''When the self speaks to the self, who is speaking?'' Virginia Woolf once asked. I had never thought about the inner voice in that particular way before. I only knew that whenever I sat down to my journal, or slipped a fresh sheet in the typewriter, or even put pen to a scrap of paper while riding the subway, something became complete. I was no longer alone. Or to put it another way, that shadow self was a twin with whom I could share my thoughts and feelings. Like a mirror, it sent back a recognizable image. I started a poem: We walk always with that silent figure, that gold ghost by our side. . . .
But the poem was never finished because my golden phantom refused to be mute. It had been vocal ever since I was a child, growing up on a Pennsylvania farm with only my dog and self and journal for companions.
A writer friend tells me she escapes to her journal every day to center herself, or the demands of husband and offspring would scatter her to bits. I suspect that, like most writers, she harbors that same companionable creature. But going to the journal means not only searching for the center, but the circumference also. If one needs to know that innermost point, one must be able to find one's bounds. The shape is then established: the thin margin of clay that outlines the shape of the jar, the container that in turn shapes the ideas that come from it.
I'm not certain it's important to define this self who appears whenever I open that blue-bound notebook, a journal which at times seems like an island to which I take my boat in the evening. Calm sea, prosperous voyage? But the voyage is different each time; the island, though it has its bounds of ocean, is always full of changes, a new geography of terrain. What continually surprises is that - though I may come to it merely from a sense of need, without a thought of what to write - something starts, opens. Ideas begin to flow; horizons, skylines melt away. I am reminded that the words journalm and journeym have the same derivation.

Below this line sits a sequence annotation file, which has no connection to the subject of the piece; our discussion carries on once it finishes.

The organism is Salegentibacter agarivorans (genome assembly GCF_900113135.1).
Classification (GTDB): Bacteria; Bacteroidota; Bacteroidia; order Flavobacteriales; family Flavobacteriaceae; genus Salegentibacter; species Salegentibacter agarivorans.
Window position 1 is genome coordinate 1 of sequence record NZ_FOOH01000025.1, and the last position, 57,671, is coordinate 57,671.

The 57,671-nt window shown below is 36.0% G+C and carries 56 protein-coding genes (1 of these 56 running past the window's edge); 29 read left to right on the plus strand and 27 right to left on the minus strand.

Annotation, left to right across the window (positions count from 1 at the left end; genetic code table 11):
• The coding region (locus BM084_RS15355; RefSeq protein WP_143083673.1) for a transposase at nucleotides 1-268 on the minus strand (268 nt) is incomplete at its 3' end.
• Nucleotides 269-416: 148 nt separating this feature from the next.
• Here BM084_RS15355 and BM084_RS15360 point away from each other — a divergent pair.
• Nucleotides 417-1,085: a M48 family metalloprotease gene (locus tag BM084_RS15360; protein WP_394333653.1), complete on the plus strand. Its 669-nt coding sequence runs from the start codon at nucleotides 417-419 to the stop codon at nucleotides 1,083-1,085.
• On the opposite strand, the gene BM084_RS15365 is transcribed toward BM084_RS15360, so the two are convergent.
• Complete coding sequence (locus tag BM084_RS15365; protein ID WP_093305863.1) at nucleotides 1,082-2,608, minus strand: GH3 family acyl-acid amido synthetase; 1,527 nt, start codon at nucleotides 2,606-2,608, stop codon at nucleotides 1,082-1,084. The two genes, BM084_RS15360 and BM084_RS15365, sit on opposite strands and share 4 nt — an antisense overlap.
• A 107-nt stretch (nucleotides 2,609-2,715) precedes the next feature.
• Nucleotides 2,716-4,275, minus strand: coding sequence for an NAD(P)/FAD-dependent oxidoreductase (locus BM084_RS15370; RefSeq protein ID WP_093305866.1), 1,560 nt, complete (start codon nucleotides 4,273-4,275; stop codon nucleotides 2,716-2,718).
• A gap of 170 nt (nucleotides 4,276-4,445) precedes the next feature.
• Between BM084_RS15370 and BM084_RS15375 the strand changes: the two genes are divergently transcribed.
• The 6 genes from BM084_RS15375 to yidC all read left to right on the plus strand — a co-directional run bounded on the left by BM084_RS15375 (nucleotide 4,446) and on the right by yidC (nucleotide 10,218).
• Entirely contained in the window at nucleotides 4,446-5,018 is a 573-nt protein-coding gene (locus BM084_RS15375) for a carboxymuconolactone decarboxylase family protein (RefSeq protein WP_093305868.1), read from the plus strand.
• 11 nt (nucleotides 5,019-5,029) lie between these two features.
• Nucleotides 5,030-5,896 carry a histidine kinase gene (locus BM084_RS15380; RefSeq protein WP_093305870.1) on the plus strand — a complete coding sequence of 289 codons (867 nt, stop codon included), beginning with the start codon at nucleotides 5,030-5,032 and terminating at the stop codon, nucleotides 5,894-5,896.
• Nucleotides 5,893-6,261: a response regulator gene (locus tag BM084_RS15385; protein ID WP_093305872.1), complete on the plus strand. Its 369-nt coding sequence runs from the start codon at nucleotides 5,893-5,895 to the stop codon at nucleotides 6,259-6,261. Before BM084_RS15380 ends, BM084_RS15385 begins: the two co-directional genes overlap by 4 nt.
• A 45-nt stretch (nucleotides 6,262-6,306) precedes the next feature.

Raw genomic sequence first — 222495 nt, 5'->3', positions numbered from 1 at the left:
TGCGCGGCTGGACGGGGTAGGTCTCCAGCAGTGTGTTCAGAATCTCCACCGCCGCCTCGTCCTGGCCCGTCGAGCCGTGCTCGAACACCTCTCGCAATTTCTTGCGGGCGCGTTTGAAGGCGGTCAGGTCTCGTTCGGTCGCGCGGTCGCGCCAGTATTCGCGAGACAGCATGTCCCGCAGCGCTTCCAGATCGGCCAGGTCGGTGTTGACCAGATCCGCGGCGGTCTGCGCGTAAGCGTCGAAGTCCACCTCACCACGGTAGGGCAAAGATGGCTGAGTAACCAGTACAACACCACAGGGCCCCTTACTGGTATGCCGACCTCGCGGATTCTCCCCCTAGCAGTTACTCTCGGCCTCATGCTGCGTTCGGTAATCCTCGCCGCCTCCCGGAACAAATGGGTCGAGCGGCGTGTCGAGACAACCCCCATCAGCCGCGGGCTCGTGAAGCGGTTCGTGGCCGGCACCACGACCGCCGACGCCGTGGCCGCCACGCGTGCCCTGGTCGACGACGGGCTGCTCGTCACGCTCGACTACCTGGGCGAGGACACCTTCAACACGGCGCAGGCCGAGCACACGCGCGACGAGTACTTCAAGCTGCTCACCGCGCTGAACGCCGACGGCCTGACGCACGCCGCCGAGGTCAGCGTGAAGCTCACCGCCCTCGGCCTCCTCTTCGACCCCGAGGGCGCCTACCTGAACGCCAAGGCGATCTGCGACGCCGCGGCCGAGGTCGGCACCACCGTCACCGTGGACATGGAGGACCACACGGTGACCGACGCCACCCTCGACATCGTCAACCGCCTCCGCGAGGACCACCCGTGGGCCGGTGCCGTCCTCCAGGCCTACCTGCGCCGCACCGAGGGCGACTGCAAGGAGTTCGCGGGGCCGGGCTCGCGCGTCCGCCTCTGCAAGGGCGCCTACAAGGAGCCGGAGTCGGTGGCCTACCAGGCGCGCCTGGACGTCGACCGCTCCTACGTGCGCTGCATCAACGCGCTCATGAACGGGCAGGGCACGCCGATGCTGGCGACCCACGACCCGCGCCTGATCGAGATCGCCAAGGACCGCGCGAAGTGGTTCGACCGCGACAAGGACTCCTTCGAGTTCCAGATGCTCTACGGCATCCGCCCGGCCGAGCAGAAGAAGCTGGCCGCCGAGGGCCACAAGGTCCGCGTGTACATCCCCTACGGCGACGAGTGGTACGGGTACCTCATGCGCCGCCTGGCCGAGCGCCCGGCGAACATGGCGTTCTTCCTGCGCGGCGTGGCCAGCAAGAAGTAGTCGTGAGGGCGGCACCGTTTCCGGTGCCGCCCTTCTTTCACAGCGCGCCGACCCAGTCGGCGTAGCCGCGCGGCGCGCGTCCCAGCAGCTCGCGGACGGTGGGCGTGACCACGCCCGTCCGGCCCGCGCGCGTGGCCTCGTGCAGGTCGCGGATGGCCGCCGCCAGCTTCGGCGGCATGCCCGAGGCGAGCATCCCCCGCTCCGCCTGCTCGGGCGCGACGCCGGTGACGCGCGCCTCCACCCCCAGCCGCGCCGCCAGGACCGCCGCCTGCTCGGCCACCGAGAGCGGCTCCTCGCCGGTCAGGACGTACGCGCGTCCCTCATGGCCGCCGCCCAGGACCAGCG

So I might push the metaphor to posit the existence of an island self. There is the mainland, everyday self - that to which we return, as to a safe harbor, after our journeyings. But the island self has its convenient solitudes. Detached from the main, it keeps its distance, requiring one to make that journey which stretches the psyche just a little further. A small world unto itself, it has the capacity to miniaturize, or extract the essence of feeling or experience. And like the island - which gathers about its being the aura of some golden age, an Eden innocence - it is outside the press and clutter of dailiness. The air is clear, untainted. It is perhaps this almost legend-like quality of the island that makes one want to return, a lost part of the self which has not vanished after all.